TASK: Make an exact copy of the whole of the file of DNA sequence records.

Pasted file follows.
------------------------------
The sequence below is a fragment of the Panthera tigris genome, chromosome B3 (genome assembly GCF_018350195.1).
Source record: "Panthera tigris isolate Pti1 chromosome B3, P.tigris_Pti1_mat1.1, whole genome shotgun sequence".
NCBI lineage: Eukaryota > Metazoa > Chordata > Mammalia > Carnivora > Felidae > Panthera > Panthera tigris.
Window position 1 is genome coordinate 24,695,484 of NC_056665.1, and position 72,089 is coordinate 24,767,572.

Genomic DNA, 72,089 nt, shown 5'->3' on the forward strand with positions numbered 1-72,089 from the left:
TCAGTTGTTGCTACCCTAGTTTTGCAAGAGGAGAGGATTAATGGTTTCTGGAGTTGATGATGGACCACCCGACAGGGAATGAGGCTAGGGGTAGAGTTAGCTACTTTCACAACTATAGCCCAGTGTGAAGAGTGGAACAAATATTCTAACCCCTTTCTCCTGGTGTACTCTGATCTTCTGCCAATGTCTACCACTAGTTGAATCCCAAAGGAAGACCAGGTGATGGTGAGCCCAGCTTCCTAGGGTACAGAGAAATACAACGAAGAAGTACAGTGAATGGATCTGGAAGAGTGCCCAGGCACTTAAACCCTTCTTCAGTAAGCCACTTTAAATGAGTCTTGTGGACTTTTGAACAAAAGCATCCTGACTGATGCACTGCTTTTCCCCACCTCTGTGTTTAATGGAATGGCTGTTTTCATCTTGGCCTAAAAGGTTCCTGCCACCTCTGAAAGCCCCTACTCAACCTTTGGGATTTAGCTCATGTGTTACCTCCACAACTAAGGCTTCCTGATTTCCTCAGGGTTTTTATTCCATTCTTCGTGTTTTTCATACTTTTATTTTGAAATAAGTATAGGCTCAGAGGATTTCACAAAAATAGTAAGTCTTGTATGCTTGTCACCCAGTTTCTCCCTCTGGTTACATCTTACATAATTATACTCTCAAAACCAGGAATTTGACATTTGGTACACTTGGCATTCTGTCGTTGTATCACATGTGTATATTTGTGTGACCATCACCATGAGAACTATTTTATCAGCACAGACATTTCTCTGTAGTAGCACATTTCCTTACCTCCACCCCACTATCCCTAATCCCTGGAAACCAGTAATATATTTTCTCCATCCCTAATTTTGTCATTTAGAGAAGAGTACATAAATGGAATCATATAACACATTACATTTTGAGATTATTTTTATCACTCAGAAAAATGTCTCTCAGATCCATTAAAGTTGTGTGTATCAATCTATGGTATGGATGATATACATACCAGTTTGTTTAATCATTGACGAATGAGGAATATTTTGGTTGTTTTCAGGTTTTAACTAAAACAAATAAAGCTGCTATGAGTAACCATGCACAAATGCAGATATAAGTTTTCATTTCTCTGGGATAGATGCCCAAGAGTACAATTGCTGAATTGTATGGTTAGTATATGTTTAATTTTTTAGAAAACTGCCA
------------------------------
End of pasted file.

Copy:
The sequence below is a fragment of the Panthera tigris genome, chromosome B3 (genome assembly GCF_018350195.1).
Source record: "Panthera tigris isolate Pti1 chromosome B3, P.tigris_Pti1_mat1.1, whole genome shotgun sequence".
NCBI lineage: Eukaryota > Metazoa > Chordata > Mammalia > Carnivora > Felidae > Panthera > Panthera tigris.
Window position 1 is genome coordinate 24,695,484 of NC_056665.1, and position 72,089 is coordinate 24,767,572.

Genomic DNA, 72,089 nt, shown 5'->3' on the forward strand with positions numbered 1-72,089 from the left:
TCAGTTGTTGCTACCCTAGTTTTGCAAGAGGAGAGGATTAATGGTTTCTGGAGTTGATGATGGACCACCCGACAGGGAATGAGGCTAGGGGTAGAGTTAGCTACTTTCACAACTATAGCCCAGTGTGAAGAGTGGAACAAATATTCTAACCCCTTTCTCCTGGTGTACTCTGATCTTCTGCCAATGTCTACCACTAGTTGAATCCCAAAGGAAGACCAGGTGATGGTGAGCCCAGCTTCCTAGGGTACAGAGAAATACAACGAAGAAGTACAGTGAATGGATCTGGAAGAGTGCCCAGGCACTTAAACCCTTCTTCAGTAAGCCACTTTAAATGAGTCTTGTGGACTTTTGAACAAAAGCATCCTGACTGATGCACTGCTTTTCCCCACCTCTGTGTTTAATGGAATGGCTGTTTTCATCTTGGCCTAAAAGGTTCCTGCCACCTCTGAAAGCCCCTACTCAACCTTTGGGATTTAGCTCATGTGTTACCTCCACAACTAAGGCTTCCTGATTTCCTCAGGGTTTTTATTCCATTCTTCGTGTTTTTCATACTTTTATTTTGAAATAAGTATAGGCTCAGAGGATTTCACAAAAATAGTAAGTCTTGTATGCTTGTCACCCAGTTTCTCCCTCTGGTTACATCTTACATAATTATACTCTCAAAACCAGGAATTTGACATTTGGTACACTTGGCATTCTGTCGTTGTATCACATGTGTATATTTGTGTGACCATCACCATGAGAACTATTTTATCAGCACAGACATTTCTCTGTAGTAGCACATTTCCTTACCTCCACCCCACTATCCCTAATCCCTGGAAACCAGTAATATATTTTCTCCATCCCTAATTTTGTCATTTAGAGAAGAGTACATAAATGGAATCATATAACACATTACATTTTGAGATTATTTTTATCACTCAGAAAAATGTCTCTCAGATCCATTAAAGTTGTGTGTATCAATCTATGGTATGGATGATATACATACCAGTTTGTTTAATCATTGACGAATGAGGAATATTTTGGTTGTTTTCAGGTTTTAACTAAAACAAATAAAGCTGCTATGAGTAACCATGCACAAATGCAGATATAAGTTTTCATTTCTCTGGGATAGATGCCCAAGAGTACAATTGCTGAATTGTATGGTTAGTATATGTTTAATTTTTTAGAAAACTGCCA